What threatens the wild forest reindeer and why is it doing so badly?
In Finland, and especially in Kainuu, the falling population of wild forest reindeer that began at the start of the twenty-first century has been associated with large predators, and especially with wolves. It is true that there is a connection between these species. However, a broader network of interactions lies in the background.
One major cause for the declining population of wild forest reindeer is the fact that it is naturally quite slow to reproduce. When the mortality rate increases sufficiently, and is made up of a variety of factors, population growth can stop and turn into population decline.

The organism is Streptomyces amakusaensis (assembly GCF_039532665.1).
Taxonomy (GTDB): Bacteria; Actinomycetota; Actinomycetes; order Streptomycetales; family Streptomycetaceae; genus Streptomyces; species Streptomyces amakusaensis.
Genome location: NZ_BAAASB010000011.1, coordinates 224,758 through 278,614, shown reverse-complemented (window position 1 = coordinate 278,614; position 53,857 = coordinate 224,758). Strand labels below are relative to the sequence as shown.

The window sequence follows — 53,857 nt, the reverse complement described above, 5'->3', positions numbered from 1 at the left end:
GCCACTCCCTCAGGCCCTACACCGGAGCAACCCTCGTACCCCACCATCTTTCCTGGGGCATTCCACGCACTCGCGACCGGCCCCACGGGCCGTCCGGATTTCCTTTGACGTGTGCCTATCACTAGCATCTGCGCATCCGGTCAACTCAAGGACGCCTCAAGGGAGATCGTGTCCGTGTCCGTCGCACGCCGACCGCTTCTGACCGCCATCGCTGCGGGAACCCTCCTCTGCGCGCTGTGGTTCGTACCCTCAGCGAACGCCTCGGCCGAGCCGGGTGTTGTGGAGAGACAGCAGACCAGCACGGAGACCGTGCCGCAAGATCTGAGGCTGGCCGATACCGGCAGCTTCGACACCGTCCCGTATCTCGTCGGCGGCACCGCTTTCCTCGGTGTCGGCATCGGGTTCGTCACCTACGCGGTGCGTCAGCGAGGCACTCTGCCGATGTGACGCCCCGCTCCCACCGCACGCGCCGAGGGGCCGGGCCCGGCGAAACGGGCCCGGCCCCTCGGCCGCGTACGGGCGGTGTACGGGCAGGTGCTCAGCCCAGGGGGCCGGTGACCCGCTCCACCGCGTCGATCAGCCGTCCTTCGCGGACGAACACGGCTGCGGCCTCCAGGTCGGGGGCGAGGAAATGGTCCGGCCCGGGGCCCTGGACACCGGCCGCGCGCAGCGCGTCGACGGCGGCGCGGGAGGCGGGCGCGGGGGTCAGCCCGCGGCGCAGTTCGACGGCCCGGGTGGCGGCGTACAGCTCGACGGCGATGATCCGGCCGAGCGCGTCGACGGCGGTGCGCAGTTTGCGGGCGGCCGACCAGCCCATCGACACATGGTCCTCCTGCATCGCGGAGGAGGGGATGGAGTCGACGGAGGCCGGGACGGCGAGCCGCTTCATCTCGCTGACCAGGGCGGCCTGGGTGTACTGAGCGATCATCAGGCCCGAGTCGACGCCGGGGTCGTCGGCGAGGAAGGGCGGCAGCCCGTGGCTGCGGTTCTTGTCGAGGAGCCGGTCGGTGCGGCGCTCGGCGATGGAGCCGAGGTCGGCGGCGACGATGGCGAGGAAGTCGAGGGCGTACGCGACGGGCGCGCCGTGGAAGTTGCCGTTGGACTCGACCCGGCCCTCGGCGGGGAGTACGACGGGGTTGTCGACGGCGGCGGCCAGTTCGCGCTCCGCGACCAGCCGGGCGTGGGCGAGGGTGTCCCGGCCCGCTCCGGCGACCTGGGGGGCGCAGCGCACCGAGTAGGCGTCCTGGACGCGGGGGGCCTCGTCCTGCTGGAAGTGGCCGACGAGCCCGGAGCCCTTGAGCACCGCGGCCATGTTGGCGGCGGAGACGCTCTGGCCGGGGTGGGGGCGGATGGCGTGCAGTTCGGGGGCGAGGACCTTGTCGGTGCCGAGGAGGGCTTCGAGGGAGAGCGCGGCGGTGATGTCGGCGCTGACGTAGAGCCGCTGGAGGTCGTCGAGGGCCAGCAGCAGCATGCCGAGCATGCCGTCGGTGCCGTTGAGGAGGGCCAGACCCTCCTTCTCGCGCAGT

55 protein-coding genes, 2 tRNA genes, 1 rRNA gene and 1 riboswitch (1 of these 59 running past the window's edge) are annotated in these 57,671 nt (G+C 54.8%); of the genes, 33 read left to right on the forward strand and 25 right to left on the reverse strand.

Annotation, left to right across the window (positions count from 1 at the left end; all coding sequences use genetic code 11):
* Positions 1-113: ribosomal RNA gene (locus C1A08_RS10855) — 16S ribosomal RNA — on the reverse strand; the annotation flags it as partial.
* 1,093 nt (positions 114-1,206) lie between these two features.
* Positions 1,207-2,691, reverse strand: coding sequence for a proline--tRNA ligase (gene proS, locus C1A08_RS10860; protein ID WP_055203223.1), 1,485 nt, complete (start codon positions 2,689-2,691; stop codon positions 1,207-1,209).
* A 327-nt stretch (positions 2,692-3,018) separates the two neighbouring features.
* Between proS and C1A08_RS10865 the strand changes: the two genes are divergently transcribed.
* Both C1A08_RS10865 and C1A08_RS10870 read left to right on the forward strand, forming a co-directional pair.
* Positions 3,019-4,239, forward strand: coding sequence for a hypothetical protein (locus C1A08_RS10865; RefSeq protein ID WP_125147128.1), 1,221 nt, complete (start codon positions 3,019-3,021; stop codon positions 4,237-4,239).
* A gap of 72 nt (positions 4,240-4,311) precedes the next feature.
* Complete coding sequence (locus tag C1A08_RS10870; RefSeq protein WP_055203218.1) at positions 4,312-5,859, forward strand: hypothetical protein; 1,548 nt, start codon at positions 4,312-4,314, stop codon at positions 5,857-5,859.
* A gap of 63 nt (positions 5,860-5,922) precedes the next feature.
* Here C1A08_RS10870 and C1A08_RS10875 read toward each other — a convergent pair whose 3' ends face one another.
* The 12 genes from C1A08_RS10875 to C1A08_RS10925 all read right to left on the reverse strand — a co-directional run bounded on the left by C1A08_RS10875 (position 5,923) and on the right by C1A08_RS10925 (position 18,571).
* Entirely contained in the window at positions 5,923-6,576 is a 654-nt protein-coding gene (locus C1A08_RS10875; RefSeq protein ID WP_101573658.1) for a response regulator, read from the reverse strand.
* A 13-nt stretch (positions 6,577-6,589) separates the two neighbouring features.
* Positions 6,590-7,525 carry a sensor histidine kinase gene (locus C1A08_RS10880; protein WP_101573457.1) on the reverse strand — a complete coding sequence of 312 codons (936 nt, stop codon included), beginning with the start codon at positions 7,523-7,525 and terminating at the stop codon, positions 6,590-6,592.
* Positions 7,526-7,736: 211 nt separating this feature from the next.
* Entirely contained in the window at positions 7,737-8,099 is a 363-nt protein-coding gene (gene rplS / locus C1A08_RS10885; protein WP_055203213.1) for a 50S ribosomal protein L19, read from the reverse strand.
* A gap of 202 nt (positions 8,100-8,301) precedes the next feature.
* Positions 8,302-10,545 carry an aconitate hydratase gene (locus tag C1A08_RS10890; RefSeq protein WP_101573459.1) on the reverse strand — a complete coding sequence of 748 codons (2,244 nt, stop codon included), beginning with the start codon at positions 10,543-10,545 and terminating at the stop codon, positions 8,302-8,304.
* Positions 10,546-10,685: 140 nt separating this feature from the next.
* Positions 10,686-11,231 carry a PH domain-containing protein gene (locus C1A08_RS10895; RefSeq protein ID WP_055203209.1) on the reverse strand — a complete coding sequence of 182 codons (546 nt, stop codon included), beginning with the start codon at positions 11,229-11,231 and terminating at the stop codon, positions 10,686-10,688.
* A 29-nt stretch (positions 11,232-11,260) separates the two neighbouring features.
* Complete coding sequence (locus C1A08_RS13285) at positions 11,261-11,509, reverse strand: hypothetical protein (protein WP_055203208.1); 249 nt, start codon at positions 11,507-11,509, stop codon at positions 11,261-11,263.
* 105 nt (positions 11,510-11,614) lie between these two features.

These pages examine the known threats facing wild forest reindeer populations.
Wild forest reindeer
Scientific name: Rangifer tarandus fennicus
Range and numbers:
In Finland, 800 individuals in Kainuu, 2000 individuals in Suomenselkä and about 20 individuals in Seitseminen and Lauhanvuori National Parks (reintroduced populations).
In Russian Karelia up to 2,400. See range map.
Conservation status in Finland (2019): Near Threatened (NT)